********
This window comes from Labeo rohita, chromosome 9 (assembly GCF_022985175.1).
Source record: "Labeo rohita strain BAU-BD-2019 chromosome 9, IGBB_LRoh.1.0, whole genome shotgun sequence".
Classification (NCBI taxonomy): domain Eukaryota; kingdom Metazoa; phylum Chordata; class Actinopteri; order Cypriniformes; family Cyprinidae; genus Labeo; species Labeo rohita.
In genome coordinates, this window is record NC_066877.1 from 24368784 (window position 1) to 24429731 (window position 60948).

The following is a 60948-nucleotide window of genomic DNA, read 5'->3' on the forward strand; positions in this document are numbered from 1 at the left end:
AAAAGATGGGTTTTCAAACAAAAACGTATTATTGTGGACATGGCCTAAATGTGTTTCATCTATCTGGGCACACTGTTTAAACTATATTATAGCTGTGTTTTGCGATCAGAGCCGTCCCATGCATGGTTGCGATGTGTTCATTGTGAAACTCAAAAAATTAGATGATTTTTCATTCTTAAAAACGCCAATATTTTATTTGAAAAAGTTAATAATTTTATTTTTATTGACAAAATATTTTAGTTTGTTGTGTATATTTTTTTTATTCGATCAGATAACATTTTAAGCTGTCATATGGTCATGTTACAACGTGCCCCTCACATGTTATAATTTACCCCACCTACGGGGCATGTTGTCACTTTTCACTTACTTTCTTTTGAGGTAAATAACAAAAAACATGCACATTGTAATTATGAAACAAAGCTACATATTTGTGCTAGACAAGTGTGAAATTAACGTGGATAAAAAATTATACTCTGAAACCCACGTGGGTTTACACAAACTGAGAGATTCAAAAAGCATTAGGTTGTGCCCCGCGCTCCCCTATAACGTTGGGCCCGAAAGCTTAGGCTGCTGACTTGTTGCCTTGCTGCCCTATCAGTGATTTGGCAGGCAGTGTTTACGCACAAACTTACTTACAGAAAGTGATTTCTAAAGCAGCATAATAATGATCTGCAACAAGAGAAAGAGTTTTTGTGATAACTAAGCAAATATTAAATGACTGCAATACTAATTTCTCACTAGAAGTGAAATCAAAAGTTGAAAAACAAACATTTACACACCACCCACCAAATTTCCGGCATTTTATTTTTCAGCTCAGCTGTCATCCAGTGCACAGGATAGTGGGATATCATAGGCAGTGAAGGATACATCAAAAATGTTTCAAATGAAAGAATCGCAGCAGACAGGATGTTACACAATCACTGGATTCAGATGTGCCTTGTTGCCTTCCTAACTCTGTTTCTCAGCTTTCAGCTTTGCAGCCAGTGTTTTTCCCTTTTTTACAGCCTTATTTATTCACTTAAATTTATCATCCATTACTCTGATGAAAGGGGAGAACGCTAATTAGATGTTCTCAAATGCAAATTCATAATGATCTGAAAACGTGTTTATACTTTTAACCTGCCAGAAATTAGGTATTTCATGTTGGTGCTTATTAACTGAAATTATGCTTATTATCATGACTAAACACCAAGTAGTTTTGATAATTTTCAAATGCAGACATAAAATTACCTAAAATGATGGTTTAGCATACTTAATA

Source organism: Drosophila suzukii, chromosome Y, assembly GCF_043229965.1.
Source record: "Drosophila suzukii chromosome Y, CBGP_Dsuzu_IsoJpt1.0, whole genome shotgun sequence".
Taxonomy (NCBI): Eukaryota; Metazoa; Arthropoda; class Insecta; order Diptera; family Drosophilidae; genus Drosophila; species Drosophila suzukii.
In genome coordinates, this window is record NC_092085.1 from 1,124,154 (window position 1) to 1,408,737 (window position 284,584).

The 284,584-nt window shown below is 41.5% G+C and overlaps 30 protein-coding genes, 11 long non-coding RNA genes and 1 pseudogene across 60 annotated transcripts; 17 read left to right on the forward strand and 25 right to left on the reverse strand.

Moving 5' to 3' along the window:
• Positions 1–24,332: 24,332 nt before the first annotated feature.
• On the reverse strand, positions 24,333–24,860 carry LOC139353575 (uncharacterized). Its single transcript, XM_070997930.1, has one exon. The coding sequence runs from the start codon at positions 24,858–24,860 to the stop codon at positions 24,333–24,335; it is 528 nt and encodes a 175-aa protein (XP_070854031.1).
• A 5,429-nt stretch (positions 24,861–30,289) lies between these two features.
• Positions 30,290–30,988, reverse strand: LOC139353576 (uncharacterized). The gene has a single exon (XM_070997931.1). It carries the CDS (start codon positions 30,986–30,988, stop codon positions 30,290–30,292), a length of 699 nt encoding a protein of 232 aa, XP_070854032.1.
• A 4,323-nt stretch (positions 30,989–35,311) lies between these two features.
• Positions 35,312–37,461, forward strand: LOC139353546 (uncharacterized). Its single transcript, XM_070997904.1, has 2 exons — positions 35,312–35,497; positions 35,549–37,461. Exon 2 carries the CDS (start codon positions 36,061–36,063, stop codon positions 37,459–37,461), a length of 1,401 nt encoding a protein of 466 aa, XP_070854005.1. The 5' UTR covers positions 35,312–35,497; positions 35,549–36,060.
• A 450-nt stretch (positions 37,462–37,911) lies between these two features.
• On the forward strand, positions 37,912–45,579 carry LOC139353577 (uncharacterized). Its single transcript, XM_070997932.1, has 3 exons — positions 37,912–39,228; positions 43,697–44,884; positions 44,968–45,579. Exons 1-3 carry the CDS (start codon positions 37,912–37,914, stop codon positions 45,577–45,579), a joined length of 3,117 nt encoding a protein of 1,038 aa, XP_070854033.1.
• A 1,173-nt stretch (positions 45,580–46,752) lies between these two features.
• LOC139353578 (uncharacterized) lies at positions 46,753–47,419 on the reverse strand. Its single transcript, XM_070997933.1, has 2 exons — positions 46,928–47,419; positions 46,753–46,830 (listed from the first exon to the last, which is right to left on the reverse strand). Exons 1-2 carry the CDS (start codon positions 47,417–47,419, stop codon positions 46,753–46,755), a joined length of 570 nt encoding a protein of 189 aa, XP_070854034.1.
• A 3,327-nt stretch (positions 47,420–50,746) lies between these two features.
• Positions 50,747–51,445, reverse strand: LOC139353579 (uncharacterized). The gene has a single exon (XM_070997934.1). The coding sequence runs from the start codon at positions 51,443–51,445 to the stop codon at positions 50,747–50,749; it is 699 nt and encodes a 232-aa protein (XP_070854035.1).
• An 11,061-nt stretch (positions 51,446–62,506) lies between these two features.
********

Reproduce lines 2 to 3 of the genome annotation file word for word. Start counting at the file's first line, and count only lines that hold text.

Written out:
Source record: "Labeo rohita strain BAU-BD-2019 chromosome 9, IGBB_LRoh.1.0, whole genome shotgun sequence".
Classification (NCBI taxonomy): domain Eukaryota; kingdom Metazoa; phylum Chordata; class Actinopteri; order Cypriniformes; family Cyprinidae; genus Labeo; species Labeo rohita.